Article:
• Commercial Space Act of 1998 – Required the NASA Administrator to study feasibility of privatizing the space shuttle including consideration of ownership, operation, third-party liability indemnification, launch of commercial payloads, and potential cost savings; required NASA to acquire, where cost effective, space science data (such as data about the moon, planets, comets, solar storms) and earth science data from a commercial provider; continued space launch voucher demonstration program
  • U.S. Commercial Remote Sensing Policy 2003 (from NSPD-15) – Provided for the licensing and operation of U.S. commercial remote sensing space systems, U.S. government use of commercial remote sensing space capabilities, foreign access to U.S. commercial remote sensing space systems, and government-to-government relationships in U.S. commercial remote sensing space systems
  • Commercial Space Launch Amendments Act of 2004 – Allowed licensing of private spacecraft on experimental bases and established liability guidelines, provided legal basis for allowing private and commercial passengers to undertake space travel and established concept of informed risk for space passengers; also required study of whether to continue indemnification of commercial expendable launch vehicles

* Note: List is not comprehensive.

security agencies. By way of the Centennial Challenges project, the National Aeronautics and Space Administration (NASA) is now offering prizes for space technology development. NASA also has funding in its FY 2006 budget request for commercial transportation of crew and cargo to the International Space Station.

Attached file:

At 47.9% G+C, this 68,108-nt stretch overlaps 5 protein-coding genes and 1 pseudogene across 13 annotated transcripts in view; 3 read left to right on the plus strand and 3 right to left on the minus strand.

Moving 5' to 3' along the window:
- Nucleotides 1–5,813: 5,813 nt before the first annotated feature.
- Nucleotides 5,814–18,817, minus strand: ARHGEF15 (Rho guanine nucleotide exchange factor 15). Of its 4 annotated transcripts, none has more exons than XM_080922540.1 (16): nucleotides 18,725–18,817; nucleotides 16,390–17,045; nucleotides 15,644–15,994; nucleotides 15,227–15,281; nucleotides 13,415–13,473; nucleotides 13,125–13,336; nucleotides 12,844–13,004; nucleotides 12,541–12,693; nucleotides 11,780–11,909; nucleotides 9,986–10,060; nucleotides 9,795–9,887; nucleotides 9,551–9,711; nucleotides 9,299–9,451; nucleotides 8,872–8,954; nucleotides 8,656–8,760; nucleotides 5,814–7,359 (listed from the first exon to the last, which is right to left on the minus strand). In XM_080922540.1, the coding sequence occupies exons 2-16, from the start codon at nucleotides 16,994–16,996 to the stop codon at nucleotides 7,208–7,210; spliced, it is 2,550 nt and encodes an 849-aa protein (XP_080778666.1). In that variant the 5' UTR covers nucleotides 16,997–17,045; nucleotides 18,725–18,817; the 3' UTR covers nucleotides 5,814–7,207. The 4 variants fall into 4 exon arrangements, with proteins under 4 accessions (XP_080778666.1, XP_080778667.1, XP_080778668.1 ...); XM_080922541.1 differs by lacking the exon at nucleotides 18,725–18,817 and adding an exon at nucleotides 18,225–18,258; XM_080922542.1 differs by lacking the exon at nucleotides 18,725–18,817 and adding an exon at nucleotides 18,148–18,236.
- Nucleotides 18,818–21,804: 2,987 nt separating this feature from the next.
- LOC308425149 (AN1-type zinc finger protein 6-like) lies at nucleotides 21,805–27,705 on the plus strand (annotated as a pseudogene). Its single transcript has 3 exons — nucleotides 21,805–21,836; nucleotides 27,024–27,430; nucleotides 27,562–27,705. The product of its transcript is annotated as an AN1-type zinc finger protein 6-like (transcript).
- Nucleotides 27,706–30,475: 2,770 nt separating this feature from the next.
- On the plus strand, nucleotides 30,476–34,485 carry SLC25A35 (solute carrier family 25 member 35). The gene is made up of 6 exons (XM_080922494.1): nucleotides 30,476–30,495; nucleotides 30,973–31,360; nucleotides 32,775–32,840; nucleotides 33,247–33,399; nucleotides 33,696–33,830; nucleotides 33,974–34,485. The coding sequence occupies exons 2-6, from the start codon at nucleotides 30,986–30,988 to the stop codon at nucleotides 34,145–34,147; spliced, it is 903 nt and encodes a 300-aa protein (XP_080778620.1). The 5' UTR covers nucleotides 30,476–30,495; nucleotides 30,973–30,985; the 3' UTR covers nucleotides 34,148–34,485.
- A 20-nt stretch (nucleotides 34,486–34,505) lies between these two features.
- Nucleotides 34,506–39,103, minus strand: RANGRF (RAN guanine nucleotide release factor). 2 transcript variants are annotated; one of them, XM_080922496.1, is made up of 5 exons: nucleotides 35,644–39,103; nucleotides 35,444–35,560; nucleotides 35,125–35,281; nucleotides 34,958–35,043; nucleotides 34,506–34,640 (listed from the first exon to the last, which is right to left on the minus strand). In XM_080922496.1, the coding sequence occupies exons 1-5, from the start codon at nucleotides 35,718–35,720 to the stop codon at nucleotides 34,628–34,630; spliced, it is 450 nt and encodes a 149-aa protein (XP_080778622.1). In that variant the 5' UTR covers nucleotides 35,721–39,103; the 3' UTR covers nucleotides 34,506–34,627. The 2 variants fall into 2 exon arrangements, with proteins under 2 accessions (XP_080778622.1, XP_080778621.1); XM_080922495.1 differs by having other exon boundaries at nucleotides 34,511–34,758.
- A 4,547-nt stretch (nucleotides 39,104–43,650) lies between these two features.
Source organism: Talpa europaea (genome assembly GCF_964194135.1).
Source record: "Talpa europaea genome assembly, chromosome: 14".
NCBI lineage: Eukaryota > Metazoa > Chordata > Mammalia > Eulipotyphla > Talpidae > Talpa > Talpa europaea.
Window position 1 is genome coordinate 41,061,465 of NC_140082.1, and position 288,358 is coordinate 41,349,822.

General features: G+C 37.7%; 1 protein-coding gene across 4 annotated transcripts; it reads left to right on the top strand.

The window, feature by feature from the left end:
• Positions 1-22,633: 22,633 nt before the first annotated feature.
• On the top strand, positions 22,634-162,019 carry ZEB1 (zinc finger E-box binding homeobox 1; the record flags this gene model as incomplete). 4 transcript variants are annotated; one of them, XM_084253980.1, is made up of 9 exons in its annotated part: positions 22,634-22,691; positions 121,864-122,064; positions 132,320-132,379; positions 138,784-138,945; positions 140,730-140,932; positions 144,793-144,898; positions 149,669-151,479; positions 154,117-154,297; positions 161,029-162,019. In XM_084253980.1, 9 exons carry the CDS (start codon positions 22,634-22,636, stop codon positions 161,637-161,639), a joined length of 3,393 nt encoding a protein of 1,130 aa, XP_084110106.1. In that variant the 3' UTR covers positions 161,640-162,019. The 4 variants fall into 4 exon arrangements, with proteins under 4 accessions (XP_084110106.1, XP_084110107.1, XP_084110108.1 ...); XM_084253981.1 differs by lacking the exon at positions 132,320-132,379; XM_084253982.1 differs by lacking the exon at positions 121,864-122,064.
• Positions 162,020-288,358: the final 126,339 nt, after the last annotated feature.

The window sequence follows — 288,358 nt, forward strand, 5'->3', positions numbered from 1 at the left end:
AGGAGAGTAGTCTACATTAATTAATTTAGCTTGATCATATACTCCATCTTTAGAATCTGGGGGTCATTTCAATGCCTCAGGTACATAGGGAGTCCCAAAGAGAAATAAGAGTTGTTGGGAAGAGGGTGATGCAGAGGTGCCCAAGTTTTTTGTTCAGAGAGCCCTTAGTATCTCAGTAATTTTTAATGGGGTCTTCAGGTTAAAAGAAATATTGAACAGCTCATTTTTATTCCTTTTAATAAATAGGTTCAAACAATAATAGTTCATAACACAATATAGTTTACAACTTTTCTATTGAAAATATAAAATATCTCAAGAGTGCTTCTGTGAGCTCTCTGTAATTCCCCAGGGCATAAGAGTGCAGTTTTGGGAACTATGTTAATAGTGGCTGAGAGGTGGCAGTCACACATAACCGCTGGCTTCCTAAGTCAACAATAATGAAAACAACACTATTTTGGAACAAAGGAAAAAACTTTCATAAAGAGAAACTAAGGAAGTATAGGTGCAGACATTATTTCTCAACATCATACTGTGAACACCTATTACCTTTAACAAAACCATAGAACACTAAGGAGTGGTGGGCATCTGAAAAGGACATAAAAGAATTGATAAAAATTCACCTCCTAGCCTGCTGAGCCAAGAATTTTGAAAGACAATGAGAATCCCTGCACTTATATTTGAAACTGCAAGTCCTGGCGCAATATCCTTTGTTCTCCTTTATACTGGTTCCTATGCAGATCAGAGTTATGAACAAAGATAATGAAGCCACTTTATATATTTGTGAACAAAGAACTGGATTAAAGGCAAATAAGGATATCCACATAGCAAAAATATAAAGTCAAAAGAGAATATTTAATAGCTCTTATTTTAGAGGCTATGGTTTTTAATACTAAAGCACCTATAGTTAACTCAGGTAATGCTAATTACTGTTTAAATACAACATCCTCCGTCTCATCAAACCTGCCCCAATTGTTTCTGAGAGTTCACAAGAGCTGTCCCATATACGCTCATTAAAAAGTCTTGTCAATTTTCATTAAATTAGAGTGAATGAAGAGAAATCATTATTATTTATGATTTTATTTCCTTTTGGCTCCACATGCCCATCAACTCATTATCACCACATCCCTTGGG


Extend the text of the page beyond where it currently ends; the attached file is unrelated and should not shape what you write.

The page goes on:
In the future, consideration could be given to potentially strong incentive-oriented approaches when government oversight of commercial space activities is deemed necessary. These approaches include financial incentives, performance standards that nurture adoption of alternative technologies rather than requirements that specify technologies to achieve performance, rational pricing policy for access to government assets, and reliance on private markets for insurance when appropriate. Table 2 lists market-like policies that have been taken or are currently used, or that might be used in the future in designing space policy. These approaches include performance standards, prizes, private market insurance, auctions, voucher, and government purchases of commercially produced goods and services. The objective of policy options such as these is to encourage flexibility, discourage government intervention when private institutions (such as insurance markets) could suffice, and ensure a “fair playing field” between government space and commercial space activities.